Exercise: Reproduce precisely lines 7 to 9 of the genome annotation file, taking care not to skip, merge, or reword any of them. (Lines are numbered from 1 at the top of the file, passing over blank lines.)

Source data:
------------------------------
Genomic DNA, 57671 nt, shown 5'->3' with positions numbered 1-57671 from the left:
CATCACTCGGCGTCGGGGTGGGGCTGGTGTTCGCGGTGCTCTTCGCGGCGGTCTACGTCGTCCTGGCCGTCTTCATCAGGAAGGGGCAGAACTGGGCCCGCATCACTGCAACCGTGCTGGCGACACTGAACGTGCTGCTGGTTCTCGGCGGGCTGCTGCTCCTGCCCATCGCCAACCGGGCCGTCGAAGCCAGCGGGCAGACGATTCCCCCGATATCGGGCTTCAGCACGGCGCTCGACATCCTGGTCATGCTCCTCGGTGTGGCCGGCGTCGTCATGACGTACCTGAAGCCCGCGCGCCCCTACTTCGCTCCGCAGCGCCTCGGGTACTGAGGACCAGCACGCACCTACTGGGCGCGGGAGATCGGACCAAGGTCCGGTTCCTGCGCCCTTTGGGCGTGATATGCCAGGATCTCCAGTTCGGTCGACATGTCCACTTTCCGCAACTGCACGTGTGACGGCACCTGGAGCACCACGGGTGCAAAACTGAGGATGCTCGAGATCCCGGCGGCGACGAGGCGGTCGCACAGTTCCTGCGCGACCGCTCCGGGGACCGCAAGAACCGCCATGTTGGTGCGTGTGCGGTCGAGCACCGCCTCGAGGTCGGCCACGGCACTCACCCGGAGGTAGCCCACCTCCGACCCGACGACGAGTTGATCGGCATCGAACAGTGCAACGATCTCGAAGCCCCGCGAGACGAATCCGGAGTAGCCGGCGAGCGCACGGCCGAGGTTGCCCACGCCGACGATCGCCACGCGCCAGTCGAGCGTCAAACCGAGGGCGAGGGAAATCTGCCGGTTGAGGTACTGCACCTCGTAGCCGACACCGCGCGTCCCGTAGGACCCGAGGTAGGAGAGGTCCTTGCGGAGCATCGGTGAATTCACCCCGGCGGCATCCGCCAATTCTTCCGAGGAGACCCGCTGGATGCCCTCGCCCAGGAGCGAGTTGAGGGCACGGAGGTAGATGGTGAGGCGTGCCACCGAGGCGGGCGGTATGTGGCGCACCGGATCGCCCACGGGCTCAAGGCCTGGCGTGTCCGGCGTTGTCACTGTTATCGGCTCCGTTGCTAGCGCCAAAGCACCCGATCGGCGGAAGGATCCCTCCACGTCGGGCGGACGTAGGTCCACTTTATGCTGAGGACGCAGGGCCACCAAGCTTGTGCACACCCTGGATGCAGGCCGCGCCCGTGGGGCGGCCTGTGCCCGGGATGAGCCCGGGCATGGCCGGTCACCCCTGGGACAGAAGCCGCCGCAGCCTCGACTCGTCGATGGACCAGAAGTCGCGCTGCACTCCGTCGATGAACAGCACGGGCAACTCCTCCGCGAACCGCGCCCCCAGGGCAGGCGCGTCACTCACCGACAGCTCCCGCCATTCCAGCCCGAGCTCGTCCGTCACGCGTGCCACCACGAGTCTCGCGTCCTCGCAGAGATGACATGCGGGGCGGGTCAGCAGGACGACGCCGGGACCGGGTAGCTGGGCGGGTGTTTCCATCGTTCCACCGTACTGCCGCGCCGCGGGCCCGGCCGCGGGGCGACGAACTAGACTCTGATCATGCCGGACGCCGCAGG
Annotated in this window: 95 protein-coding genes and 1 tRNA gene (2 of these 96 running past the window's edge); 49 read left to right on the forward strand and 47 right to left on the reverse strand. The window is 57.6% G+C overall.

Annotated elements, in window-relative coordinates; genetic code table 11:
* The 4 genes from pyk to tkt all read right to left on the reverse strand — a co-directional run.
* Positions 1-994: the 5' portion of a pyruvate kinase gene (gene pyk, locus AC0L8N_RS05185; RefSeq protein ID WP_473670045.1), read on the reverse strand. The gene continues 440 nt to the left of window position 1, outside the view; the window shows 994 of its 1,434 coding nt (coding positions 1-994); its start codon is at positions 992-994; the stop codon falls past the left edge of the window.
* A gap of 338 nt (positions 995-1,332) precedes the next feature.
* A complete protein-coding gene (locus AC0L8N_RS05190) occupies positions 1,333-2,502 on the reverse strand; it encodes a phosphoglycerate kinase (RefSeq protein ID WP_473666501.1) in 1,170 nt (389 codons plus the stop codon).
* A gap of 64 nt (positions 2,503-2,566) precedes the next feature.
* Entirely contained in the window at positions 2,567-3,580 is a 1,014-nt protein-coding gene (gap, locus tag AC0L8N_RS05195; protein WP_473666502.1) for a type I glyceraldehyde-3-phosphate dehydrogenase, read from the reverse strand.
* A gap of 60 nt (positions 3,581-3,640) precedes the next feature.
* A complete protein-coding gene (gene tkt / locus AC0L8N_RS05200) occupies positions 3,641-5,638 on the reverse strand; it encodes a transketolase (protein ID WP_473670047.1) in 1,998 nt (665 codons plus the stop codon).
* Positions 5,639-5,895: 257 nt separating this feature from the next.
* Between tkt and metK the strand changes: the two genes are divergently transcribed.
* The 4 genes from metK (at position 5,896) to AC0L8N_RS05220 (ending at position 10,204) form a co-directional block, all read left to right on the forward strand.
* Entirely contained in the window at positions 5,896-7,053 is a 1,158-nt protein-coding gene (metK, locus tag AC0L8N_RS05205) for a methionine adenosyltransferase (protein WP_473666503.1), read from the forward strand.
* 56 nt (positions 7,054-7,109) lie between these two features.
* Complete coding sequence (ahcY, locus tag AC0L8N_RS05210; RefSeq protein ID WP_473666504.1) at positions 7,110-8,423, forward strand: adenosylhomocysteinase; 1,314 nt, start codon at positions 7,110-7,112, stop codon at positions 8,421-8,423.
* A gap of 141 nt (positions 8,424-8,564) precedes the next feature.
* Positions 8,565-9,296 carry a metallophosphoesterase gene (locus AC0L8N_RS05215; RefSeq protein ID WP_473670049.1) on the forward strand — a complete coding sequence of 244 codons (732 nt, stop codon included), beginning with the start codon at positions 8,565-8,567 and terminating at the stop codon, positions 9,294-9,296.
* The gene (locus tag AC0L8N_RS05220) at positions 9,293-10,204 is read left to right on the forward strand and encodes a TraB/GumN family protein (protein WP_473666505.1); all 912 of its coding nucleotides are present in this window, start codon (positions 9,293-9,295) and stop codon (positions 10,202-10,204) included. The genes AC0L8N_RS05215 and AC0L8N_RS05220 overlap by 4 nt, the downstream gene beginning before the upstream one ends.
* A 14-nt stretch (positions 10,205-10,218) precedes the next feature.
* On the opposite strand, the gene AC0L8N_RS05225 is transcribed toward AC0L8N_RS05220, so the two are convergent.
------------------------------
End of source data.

* A gap of 338 nt (positions 995-1,332) precedes the next feature.
* A complete protein-coding gene (locus AC0L8N_RS05190) occupies positions 1,333-2,502 on the reverse strand; it encodes a phosphoglycerate kinase (RefSeq protein ID WP_473666501.1) in 1,170 nt (389 codons plus the stop codon).
* A gap of 64 nt (positions 2,503-2,566) precedes the next feature.